Moran Eye Center Researchers Show Potential Risk of Using Erythropoietin to Treat Eye Disease

Feb 05, 2018 12:15 PM

Author: Mary Elizabeth Hartnett

The important role of the hormone erythropoietin (EPO), which works to increase red blood cell production, in treating anemia has been known for decades.

But as clinical trials examine EPO as a potential treatment for a host of other conditions, John A. Moran Eye Center physician investigator Mary Elizabeth Hartnett’s National Institutes of Health-funded lab has discovered crucial information about its role in the eye.

Using unique mouse models that modulate EPO receptor activation, researchers determined increased activation primed the choroid to develop abnormal blood vessel growth in response to stresses and has relevance to neovascular age-related macular degeneration (AMD). The findings may have negative implications for using EPO to treat patients with AMD, the leading cause of blindness in adults over 60.

Hartnett’s research, Erythropoietin Signaling Increases Choroidal Macrophages and Cytokine Expression, and Exacerbates Choroidal Neovascularization, was published on Feb. 1, 2018 in Scientific Reports.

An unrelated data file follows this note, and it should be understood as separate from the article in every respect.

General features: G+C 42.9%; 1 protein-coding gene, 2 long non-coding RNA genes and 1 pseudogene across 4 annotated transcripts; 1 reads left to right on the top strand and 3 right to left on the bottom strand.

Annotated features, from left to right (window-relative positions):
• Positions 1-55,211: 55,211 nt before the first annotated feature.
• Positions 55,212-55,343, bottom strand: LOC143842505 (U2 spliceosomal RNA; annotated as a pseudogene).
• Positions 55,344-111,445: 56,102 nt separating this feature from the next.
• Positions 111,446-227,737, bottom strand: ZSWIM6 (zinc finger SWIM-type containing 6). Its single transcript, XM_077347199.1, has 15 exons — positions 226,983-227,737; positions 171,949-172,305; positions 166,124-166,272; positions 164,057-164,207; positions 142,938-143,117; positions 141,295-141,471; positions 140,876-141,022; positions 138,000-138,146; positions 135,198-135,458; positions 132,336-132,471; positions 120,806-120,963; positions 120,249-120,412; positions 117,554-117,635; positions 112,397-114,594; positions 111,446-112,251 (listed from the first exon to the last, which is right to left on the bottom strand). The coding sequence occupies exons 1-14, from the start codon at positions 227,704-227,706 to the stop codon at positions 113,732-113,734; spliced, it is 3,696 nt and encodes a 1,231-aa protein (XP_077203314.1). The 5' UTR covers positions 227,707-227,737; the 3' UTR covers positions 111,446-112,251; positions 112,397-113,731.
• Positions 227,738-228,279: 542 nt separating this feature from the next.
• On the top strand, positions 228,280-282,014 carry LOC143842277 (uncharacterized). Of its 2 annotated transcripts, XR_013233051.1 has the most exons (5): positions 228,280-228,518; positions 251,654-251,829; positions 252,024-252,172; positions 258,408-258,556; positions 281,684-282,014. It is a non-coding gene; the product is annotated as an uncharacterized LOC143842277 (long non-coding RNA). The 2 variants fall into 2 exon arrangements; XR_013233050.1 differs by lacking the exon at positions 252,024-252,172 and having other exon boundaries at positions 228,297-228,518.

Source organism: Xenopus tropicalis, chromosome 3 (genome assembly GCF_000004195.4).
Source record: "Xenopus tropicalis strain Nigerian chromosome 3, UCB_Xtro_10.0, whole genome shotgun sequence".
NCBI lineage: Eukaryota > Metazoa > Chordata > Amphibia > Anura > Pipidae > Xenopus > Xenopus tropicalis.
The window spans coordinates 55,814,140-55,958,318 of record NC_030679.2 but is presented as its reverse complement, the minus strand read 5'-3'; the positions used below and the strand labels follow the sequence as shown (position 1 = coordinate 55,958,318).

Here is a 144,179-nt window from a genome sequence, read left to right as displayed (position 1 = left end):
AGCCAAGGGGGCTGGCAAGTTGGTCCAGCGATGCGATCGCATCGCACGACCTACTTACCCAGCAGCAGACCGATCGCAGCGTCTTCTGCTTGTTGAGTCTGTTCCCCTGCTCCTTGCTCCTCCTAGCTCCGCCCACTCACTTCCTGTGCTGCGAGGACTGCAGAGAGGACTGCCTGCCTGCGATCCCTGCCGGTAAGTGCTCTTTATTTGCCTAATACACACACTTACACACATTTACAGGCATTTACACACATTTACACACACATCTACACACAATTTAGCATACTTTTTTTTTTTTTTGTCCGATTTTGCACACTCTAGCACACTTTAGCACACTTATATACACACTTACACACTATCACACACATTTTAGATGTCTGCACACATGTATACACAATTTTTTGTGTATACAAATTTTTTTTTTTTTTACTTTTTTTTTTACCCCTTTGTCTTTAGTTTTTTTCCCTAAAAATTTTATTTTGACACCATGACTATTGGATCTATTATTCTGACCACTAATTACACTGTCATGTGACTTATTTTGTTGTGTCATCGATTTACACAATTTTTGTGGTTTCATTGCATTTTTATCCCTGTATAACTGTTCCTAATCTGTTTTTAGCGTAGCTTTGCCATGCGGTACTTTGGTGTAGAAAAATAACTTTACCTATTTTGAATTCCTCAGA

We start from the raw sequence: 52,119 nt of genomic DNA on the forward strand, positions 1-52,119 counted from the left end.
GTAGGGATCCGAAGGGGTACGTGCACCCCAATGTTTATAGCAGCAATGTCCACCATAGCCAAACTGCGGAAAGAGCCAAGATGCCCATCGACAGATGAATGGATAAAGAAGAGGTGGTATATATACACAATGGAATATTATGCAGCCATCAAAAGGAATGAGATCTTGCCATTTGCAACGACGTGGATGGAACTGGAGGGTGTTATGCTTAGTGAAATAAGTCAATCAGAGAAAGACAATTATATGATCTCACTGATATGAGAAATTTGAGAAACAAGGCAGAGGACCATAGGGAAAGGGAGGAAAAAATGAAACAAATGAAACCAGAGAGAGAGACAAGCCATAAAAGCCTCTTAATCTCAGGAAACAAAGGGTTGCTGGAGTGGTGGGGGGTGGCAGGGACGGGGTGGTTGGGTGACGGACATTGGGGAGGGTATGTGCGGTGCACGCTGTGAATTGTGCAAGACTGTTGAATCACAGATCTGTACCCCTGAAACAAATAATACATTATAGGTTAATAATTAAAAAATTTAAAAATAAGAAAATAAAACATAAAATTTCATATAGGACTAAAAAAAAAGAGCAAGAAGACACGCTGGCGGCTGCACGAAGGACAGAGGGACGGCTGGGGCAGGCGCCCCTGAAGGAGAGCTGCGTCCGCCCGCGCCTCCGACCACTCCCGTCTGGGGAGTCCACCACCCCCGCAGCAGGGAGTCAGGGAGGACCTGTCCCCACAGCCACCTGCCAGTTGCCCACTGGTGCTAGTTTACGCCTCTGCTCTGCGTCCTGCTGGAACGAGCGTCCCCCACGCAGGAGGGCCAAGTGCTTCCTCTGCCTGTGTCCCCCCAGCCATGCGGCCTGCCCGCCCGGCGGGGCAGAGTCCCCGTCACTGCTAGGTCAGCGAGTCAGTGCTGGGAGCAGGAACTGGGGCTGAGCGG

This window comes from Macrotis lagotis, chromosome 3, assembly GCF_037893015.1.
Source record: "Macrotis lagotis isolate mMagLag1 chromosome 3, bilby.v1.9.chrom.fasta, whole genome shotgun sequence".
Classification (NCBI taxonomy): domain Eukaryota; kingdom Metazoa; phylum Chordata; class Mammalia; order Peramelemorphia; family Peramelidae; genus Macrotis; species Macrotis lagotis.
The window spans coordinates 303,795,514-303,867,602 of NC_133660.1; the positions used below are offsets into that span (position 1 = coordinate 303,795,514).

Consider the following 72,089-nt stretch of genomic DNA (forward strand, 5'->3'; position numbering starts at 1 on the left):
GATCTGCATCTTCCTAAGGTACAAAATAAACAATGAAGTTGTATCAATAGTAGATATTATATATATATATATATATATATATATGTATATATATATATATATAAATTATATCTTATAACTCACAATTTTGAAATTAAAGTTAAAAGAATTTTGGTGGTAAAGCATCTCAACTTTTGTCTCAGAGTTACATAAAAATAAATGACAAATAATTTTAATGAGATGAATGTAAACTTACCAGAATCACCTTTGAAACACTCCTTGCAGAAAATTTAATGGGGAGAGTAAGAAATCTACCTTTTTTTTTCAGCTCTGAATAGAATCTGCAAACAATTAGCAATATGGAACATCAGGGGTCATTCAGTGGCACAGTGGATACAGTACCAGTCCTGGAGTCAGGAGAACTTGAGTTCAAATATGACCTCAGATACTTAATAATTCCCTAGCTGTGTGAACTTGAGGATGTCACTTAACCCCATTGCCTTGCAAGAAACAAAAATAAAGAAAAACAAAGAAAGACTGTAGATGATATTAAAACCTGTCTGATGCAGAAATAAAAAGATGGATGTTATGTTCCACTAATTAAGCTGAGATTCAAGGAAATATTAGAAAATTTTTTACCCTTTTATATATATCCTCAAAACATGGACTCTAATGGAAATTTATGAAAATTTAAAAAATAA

“This study provides some insight into the pathophysiology of neovascular AMD,” said Hartnett, MD. “Reports of elevated EPO with age may make eyes more receptive to vision loss from invading blood vessels in neovascular AMD. It also reminds us of the importance of assessing safety in human clinical trials testing exogenous EPO for other conditions.”

Clinical trials have tested or are testing forms of EPO as a neuroprotective factor in conditions including autoimmune optic neuritis, retinopathy of prematurity, and traumatic optic neuropathy. It has been proposed to be protective in diabetic rentinopathy, macular edema, and AMD.

Beyond AMD, Hartnett points out the findings shed further light on the potentially harmful effects of sports-doping using EPO.

The study was conducted by Moran investigators Colin Bretz, PhD, Haibo Wang, MD, PhD, Eric Kuntz, and Aaron B. Simmons, PhD, in addition to Hartnett. Vladimir Divoky, PhD, from Palacky University in the Czech Republic, and University of Utah Department of Hematology Josef Prchal, MD, were also key collaborators on the research.

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